When talking with a hoarder about your plans, use neutral language. “Words like ‘clutter’ or ‘unsanitary’ can trigger [someone], and cause them to become defensive… Using neutral, non-threatening language allows you and [your loved one] to communicate freely without pointing fingers,” says Maeve Richmond, founder and coach at Maeve’s Method.

Couple Discuss Cleaning a Hoarder’s Home

Step 2: Make a Plan

Once all parties involved have agreed it is time to start cleaning the hoarder’s home, you will need to create an action plan to complete the project. Work with your loved one to create a plan they approve of and are ready to attempt.

Follow these tips for making a plan to clean a hoarder’s home:

  1. Determine criteria for getting rid of items: Sit down with your loved one and help them create a list of criteria to determine if something can be thrown away. Remember that these are their belongings and they are in charge of this process. Write down the criteria so everyone assisting can refer to them as needed. An example could be: All mail older than six months can be thrown away.
  2. Make a schedule: Decide the order you will tackle the rooms and how much time you’ll plan to spend in each room. Remember, tackling rooms individually is much more manageable than tackling the whole house.
  3. Set goals: Setting goals is an important step in helping someone with hoarding tendencies. Set concrete and attainable goals to keep everyone motivated. A goal could be organizing their items and moving them to an area of the house that can be used for storage; clearing enough space in entrances and hallways to improve accessibility and safety; or clearing a space where they will feel comfortable hosting company.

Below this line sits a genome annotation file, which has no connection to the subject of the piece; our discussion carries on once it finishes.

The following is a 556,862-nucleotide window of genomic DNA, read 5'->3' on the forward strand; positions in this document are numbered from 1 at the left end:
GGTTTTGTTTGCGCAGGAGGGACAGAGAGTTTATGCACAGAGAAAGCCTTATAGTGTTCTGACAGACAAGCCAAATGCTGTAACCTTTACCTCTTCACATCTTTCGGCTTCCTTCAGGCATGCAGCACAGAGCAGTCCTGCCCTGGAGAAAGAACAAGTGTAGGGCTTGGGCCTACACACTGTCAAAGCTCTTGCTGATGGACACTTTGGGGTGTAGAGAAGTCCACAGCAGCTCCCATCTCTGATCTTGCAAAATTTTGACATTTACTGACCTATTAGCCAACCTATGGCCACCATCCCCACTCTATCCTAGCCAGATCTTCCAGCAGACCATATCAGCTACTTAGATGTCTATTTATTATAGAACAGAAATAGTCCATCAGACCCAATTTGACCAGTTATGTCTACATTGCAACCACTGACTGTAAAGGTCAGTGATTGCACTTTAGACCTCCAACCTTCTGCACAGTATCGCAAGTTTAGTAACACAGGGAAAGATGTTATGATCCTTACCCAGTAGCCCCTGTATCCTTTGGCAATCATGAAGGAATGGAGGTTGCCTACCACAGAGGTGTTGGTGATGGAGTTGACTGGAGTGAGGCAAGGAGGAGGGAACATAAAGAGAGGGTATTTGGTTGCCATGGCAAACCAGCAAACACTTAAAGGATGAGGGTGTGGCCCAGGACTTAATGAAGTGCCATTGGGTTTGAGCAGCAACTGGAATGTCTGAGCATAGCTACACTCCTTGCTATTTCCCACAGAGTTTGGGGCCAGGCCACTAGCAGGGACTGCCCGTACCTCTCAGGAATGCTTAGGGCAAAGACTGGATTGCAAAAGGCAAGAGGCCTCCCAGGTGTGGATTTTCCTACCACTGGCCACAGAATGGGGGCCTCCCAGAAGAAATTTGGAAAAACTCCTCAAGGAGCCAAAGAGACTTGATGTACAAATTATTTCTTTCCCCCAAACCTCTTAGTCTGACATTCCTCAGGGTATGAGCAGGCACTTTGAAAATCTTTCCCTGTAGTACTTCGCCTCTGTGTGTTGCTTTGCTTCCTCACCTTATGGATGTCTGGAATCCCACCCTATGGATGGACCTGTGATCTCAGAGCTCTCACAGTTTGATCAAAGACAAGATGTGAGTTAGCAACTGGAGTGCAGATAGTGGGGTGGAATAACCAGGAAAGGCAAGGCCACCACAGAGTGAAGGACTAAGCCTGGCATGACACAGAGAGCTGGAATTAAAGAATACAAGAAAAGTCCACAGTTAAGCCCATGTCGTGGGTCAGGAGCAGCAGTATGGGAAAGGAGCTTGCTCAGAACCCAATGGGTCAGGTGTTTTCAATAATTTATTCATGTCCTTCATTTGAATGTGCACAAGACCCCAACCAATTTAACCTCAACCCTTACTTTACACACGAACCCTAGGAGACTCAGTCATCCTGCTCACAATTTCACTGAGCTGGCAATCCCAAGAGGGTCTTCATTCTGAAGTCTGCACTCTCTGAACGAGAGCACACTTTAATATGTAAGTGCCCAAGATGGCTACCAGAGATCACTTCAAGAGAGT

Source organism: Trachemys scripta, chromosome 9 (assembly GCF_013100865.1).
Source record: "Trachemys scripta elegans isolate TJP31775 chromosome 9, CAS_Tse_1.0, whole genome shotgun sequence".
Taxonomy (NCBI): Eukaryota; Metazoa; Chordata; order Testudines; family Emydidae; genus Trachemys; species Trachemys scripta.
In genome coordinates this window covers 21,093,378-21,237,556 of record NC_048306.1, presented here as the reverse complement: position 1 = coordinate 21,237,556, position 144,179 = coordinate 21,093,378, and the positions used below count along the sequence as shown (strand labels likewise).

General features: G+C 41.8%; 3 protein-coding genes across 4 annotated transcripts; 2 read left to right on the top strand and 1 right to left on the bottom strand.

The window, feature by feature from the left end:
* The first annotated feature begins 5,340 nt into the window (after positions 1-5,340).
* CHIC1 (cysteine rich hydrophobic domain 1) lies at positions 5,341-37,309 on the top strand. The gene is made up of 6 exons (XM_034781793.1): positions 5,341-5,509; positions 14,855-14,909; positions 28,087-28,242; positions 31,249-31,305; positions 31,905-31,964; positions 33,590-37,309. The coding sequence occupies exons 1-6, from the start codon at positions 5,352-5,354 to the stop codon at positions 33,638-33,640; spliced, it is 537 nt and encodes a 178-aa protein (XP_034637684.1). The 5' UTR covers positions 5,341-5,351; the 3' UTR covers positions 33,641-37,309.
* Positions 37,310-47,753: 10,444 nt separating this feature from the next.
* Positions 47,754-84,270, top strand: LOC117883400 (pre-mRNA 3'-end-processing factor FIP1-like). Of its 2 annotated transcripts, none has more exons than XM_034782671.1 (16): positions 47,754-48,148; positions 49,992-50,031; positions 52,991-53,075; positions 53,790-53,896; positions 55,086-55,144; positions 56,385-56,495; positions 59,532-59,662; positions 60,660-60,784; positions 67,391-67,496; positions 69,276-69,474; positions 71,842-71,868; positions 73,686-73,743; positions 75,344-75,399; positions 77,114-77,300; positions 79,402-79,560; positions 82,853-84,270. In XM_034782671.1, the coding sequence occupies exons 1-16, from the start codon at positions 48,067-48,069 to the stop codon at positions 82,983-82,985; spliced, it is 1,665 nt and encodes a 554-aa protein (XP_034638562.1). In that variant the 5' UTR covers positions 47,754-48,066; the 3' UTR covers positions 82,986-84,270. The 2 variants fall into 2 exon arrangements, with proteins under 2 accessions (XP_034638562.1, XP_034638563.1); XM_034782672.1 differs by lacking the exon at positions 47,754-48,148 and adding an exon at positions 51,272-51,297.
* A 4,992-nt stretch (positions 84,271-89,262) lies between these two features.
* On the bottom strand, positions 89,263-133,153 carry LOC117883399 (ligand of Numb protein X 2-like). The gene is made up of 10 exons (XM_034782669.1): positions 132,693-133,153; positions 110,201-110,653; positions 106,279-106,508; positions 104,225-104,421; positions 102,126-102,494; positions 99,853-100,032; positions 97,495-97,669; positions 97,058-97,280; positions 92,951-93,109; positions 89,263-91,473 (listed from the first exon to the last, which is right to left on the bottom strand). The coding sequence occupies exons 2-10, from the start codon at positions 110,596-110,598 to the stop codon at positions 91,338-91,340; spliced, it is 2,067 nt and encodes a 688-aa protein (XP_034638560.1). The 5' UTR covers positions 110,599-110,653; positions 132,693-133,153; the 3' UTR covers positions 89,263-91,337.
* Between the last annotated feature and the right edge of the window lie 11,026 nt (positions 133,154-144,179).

“It’s really about managing expectations. If you’re going to DIY it, you need to go in with correct expectations. It’s not about fixing the person. It’s about buying time for you both to improve the situation temporarily.”

Maeve Richmond | Founder and Coach at Maeve’s Method

Step 3: Develop a Strategy for Waste Removal

When working with someone who has a hoarding disorder to clean their home, you will most likely be throwing away a lot of waste. As you declutter the home, you will need to have a fast and simple solution for moving the debris out of the home. Renting a dumpster is a good option for a project of this size. You can take your time filling the dumpster and have it removed as soon as your cleanout is complete. Other options for waste removal include curbside pickup and junk removal services.

Keep in mind that someone with a hoarding disorder may be tempted to remove items from the debris pile if left alone.

Step 4: Begin Organizing the Home

With your plan and waste removal strategy in place, you are ready to being cleaning and organizing the home. “Cleaning and organizing are two different things. First declutter the home, then organize and finally, begin cleaning,” says Geralin Thomas, a professional organizer.

Follow your plan and go room by room. Using your pre-determined list of criteria, identify and throw away worthless clutter and create piles for items to be kept and items to be donated.

Pro tip: “Discuss how each item being saved helps them meet their end goal.”

Rachel Sager, LCSW | Professional Organizer, Restart with Rachel

Helping someone with a hoarding disorder is incredibly challenging. It will be an emotionally exhausting process, especially when you are working with someone you love. Remember to stay positive and be patient. Take frequent breaks and continue to have positive and encouraging conversations with your loved one.

“The best goal for anyone is just to manage expectations, and ultimately to proceed with no expectations. Working with a hoarder and helping them to live better in their space is really about not fixing the problem but is to find some kind of happy medium where you can make yourself feel better and alleviate the situation while also understanding that the room you cleared out might not last for very long. The solutions you created may not be long term.”

Maeve Richmond | Founder and Coach at Maeve’s Method

Have a hoarding success story? We’d love to hear it in the comments section below.